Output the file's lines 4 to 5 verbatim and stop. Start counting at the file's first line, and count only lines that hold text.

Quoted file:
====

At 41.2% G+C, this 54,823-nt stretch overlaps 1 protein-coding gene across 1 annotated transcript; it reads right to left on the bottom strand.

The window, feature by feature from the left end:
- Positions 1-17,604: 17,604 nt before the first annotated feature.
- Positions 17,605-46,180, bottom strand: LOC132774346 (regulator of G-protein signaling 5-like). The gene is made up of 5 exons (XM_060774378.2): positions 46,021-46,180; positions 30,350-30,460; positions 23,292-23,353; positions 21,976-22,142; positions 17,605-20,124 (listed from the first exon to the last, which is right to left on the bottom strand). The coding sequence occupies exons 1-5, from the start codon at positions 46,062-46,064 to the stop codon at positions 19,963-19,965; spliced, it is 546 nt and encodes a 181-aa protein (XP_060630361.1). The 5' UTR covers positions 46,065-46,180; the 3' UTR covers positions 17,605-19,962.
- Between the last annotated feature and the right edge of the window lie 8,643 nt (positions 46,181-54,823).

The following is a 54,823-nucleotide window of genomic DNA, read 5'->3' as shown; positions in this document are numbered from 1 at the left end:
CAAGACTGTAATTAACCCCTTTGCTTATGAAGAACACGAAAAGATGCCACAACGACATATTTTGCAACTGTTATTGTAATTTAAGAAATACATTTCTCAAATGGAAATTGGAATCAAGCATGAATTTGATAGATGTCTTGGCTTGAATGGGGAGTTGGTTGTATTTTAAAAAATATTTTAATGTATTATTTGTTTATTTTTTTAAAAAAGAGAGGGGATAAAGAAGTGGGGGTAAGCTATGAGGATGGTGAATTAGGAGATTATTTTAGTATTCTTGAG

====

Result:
- Positions 17,605-46,180, bottom strand: LOC132774346 (regulator of G-protein signaling 5-like). The gene is made up of 5 exons (XM_060774378.2): positions 46,021-46,180; positions 30,350-30,460; positions 23,292-23,353; positions 21,976-22,142; positions 17,605-20,124 (listed from the first exon to the last, which is right to left on the bottom strand). The coding sequence occupies exons 1-5, from the start codon at positions 46,062-46,064 to the stop codon at positions 19,963-19,965; spliced, it is 546 nt and encodes a 181-aa protein (XP_060630361.1). The 5' UTR covers positions 46,065-46,180; the 3' UTR covers positions 17,605-19,962.
- Between the last annotated feature and the right edge of the window lie 8,643 nt (positions 46,181-54,823).